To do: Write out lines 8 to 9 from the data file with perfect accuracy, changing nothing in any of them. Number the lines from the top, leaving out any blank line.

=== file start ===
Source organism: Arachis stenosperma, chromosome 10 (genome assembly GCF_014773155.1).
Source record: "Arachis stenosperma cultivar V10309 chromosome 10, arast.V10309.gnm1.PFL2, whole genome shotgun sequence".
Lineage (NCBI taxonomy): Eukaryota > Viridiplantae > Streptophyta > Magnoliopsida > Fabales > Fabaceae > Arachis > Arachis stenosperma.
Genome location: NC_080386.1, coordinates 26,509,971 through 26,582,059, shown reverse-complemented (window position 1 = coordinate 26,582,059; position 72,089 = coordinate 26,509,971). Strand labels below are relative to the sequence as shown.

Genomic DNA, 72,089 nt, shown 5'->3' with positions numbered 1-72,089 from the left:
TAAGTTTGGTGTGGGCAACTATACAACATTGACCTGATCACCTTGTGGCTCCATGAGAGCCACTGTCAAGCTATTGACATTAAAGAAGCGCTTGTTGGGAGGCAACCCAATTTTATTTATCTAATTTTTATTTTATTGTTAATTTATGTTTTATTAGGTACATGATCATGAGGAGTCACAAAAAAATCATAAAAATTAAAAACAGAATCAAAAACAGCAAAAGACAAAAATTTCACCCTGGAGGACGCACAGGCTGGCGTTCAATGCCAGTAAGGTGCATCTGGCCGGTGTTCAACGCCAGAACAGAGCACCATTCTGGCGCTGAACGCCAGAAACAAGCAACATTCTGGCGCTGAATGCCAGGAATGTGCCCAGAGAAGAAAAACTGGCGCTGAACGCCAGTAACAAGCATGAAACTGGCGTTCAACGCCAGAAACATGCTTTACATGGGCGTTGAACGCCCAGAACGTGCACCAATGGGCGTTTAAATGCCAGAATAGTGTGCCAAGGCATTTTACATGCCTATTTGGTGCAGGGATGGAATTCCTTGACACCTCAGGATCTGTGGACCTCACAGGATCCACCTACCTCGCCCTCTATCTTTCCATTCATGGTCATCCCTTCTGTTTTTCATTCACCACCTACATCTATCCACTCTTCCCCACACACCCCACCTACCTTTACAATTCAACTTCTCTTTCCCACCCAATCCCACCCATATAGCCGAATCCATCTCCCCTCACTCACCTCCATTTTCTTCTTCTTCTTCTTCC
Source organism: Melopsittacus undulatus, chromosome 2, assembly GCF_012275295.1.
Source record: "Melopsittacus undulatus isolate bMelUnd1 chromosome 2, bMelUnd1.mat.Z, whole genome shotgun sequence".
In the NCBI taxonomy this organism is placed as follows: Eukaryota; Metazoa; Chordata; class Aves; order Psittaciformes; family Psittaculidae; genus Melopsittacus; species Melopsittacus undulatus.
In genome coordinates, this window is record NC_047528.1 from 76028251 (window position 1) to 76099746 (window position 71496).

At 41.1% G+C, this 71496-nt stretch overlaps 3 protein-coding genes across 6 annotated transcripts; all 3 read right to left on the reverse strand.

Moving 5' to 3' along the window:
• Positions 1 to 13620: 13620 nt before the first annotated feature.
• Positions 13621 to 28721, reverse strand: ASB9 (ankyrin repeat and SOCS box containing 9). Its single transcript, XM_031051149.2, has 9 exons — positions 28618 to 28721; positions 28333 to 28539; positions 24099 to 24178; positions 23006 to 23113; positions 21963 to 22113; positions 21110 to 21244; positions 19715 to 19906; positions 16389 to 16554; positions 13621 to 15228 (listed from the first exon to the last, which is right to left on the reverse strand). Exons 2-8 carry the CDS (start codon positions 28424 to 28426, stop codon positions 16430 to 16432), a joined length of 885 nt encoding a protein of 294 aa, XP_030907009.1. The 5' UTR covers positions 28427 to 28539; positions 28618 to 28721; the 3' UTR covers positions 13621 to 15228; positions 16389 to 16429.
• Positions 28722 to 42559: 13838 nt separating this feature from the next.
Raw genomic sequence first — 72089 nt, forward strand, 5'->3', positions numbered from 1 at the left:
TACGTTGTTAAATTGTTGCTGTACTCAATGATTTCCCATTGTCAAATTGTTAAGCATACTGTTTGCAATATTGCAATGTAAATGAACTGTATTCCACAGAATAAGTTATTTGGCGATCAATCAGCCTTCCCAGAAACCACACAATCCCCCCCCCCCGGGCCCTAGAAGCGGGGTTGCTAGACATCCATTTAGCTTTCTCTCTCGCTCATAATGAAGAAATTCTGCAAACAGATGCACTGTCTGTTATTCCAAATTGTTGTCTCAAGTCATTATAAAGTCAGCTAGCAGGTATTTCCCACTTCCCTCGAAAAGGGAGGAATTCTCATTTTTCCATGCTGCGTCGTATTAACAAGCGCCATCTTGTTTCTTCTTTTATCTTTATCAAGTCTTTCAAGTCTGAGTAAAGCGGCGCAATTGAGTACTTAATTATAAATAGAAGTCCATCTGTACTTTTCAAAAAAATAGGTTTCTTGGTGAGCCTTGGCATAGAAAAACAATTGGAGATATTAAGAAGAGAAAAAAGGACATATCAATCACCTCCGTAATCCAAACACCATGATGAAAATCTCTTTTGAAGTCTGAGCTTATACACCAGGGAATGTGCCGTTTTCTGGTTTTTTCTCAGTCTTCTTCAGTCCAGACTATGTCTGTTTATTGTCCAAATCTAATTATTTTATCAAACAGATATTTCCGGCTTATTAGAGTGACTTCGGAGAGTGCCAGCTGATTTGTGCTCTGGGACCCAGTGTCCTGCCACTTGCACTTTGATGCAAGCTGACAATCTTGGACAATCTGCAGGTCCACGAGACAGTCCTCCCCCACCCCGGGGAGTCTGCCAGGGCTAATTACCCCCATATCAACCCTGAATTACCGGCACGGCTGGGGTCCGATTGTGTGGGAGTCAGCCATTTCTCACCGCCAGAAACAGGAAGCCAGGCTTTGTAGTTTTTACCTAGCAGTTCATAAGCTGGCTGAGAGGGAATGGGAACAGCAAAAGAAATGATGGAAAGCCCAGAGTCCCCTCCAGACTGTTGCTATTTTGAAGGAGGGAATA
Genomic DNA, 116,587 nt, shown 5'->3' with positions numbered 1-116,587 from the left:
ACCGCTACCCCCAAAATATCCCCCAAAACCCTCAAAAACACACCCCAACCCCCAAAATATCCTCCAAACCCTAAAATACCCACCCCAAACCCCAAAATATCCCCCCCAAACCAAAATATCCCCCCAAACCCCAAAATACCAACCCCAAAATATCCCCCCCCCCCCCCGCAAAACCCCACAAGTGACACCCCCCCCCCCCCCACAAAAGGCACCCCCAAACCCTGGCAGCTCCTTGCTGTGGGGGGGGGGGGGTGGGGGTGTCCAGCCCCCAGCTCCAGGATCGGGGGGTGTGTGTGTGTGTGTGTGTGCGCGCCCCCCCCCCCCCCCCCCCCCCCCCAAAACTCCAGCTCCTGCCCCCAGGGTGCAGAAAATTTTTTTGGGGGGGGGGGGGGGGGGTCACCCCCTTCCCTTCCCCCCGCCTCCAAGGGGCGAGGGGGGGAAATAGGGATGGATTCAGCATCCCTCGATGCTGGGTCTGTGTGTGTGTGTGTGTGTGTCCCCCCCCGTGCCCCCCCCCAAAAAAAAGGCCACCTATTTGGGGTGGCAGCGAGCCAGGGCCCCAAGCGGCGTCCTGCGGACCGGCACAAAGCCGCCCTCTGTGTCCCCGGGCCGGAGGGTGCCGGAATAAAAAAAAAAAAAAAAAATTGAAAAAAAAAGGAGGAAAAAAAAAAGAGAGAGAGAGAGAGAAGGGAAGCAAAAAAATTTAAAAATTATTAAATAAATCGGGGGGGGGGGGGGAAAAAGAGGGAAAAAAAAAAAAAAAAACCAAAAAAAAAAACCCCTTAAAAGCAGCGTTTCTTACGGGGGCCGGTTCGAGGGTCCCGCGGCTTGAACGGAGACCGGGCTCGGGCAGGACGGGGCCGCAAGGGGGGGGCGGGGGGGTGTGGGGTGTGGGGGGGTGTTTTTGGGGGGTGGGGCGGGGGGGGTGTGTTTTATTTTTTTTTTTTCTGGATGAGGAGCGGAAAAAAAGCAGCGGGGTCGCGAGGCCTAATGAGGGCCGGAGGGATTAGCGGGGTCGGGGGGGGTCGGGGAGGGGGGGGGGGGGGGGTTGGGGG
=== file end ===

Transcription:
Source record: "Melopsittacus undulatus isolate bMelUnd1 chromosome 2, bMelUnd1.mat.Z, whole genome shotgun sequence".
In the NCBI taxonomy this organism is placed as follows: Eukaryota; Metazoa; Chordata; class Aves; order Psittaciformes; family Psittaculidae; genus Melopsittacus; species Melopsittacus undulatus.